Local teams in limbo after MHSAA suspends postseason tourneys

In more than a dozen years as Onaway High School athletic director, Marty Mix has dealt with his fair share of challenges.

But Thursday may just have been his toughest day on the job.

Amid growing concerns over the coronavirus — and on a day that included the cancellation of the NCAA basketball tournaments, major conference basketball tournaments, the suspension of the National Hockey League season, and a delay to the start of the Major League Baseball season — high school sports in Michigan weren’t immune, either.

The Michigan High School Athletic Association (MHSAA) suspended all winter postseason tournaments immediately and indefinitely.

The MHSAA announced the decision on its website and via social media at 2:25 p.m. Thursday afternoon and reaffirmed that decision at 3 p.m.

For Onaway’s boys basketball team — which won two games earlier this week to get a chance to play for a district title — it means the season might be all but over, just as it might be for dozens of other programs across the state.

“The hardest part for me is telling those kids that this is done,” Mix said. “I’m glad we got wrestling and girls basketball done, but you’re wondering, ‘Is there more we don’t know?’ It’s been an emotional day.”

According to the MHSAA’s website, updates and more information will be forthcoming in the next few days, with no timetable yet for possible rescheduling of games.

There have been no confirmed cases of coronavirus in Northeast Michigan.

“This is a true and real public health crisis at the time and we need to do what we can to help slow and mitigate the spread of this virus,” MHSAA Executive Director Mark Uyl said in a video statement.

The MHSAA’s decision was an upgraded response from the one announced earlier in the day and came on a day when information changed rapidly and events across the country were either postponed or canceled seemingly by the hour.

As of 10 a.m., all MHSAA events, including the ice hockey finals, the girls gymnastics finals, the swimming and diving finals, and boys district basketball finals were scheduled to be played through the weekend, albeit with restricted attendance.

Locally, that included several boys basketball district finals scheduled for Friday night: Oscoda was scheduled to play Rogers City at Johannesburg-Lewiston High School, Onaway was scheduled to play Posen at Onaway High School, and Hale was scheduled play Mio at Hale High School.

Mix’s day began with lots of organizational preparations per Gov. Gretchen Whitmer’s recommendation on Wednesday to stop large gatherings.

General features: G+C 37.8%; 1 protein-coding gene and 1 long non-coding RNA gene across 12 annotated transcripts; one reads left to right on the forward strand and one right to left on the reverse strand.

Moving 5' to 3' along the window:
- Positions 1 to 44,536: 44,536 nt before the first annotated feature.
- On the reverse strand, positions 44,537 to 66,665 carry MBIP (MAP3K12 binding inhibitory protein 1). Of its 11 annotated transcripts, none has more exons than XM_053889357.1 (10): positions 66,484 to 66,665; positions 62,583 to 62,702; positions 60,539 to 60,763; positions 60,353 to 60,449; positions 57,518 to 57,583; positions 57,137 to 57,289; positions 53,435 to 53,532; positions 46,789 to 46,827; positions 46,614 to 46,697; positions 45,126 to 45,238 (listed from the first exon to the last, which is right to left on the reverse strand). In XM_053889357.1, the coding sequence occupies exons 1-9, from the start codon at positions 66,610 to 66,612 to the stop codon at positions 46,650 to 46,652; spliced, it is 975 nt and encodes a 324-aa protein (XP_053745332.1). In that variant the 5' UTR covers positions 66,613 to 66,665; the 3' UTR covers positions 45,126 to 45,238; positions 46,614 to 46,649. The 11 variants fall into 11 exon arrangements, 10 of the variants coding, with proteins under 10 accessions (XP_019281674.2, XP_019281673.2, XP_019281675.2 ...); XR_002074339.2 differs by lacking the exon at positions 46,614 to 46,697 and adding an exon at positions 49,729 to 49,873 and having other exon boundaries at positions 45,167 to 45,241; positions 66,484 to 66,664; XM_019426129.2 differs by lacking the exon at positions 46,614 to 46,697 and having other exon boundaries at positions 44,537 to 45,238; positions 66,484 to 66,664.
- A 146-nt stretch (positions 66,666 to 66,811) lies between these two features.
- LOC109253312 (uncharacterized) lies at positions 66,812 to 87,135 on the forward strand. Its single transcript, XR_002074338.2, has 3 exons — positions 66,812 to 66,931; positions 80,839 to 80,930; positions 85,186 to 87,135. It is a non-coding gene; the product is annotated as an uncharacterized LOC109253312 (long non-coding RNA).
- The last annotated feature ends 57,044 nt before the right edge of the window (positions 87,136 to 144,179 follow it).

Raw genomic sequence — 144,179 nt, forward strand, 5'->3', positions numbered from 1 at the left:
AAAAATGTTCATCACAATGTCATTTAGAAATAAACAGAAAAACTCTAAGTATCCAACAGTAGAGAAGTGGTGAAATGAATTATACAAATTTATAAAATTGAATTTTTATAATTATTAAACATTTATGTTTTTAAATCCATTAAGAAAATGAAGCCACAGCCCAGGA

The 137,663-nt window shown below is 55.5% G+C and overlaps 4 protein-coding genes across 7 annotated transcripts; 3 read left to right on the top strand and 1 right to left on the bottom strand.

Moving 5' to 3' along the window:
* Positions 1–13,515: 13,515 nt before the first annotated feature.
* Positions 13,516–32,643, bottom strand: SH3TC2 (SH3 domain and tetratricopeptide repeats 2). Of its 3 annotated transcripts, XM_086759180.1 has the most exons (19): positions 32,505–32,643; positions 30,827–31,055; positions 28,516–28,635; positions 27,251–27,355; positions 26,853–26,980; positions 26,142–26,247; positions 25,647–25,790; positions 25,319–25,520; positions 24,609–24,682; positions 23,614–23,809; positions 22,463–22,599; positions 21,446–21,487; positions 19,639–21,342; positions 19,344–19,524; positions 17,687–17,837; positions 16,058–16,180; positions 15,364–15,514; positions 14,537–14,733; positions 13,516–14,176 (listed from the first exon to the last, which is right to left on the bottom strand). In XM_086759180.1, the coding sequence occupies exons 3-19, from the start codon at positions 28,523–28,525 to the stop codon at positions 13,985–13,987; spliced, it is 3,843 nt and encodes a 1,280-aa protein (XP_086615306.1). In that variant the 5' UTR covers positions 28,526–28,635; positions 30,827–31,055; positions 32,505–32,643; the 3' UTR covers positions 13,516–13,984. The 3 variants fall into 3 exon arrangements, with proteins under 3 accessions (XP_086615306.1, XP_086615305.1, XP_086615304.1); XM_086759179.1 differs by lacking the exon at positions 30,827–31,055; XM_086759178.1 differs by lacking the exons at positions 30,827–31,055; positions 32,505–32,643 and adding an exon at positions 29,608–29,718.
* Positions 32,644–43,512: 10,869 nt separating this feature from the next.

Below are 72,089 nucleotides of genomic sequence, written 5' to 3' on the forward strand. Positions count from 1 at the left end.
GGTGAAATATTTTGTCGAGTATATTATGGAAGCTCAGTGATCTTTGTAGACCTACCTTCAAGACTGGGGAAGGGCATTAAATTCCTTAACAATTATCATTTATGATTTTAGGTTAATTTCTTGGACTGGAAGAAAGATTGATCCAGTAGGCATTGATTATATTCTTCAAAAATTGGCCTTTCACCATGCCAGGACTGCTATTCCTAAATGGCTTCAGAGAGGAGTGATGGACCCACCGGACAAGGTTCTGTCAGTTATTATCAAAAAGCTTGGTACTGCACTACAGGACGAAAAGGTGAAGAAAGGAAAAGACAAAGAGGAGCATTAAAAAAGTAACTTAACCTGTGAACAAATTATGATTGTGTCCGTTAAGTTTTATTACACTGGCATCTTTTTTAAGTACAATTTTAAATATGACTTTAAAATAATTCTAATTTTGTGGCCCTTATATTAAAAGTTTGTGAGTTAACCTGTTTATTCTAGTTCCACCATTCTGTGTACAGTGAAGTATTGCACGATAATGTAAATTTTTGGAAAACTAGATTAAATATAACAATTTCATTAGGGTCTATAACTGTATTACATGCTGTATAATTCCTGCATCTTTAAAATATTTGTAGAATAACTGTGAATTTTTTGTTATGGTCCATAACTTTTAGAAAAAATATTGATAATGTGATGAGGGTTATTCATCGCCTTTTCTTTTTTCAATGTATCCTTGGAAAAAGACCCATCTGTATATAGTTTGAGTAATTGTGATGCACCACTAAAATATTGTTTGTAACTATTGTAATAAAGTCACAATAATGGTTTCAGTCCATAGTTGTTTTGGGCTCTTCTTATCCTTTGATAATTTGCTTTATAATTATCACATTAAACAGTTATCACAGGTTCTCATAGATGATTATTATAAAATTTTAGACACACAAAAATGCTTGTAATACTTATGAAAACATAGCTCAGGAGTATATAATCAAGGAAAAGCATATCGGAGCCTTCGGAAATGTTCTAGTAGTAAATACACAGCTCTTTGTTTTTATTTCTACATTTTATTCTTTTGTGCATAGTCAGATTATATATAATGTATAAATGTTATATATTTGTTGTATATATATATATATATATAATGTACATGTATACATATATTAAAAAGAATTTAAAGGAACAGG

Those recommendations stated games could be played, but with a limited number of spectators. The MHSAA would have allowed 50 people per team, including players, coaches, parents and guardians, as well as essential school personnel. All participating schools were to provide an entry list of attendees prior to a contest.

Prior to the afternoon announcement canceling the games, custodial workers at Onaway had re-bleached all the chairs used for players, coaches, and workers at the scorer’s table and had re-bleached the locker rooms. Hand sanitizer would have been made available on several tables outside the gym and both teams were to receive itemized tickets, which would be collected at the door.

Mix was pulling into Posen High School to deliver the Vikings’ allotment of tickets when he received the email with the MHSAA’s afternoon announcement.

While the MHSAA release leaves open a possibility for rescheduling, Mix wasn’t optimistic that it would happen.

“I hope I’m wrong, but that gives a sense that it’s over,” he said. “Wins and losses don’t mean as much as what the kids will remember (later in life). All three of our (Presque Isle County) schools (got to a district final) and now they won’t have an chance to finish the year.”

Mix was surprised by the state’s accelerated response on Thursday morning and disappointed by the afternoon decision to suspend play, but understood why those tough decisions were made.

Michigan wasn’t the only state to make a call on tournament play Thursday. Illinois pulled the plug on its boys state basketball tournament Thursday night and Indiana, Minnesota, and Wisconsin will hold tournament games with limited numbers of spectators in attendance.

“It’s been alarming, but I understand you do have to be careful and do due diligence,” Mix said. “I feel bad for the kids. You work all year to get to this point, but you can’t take that gamble. The state wants what’s best for every kid.”

The MHSAA has also gotten questions about spring sports, but decisions on holding practices and games are to be made by local administrators.


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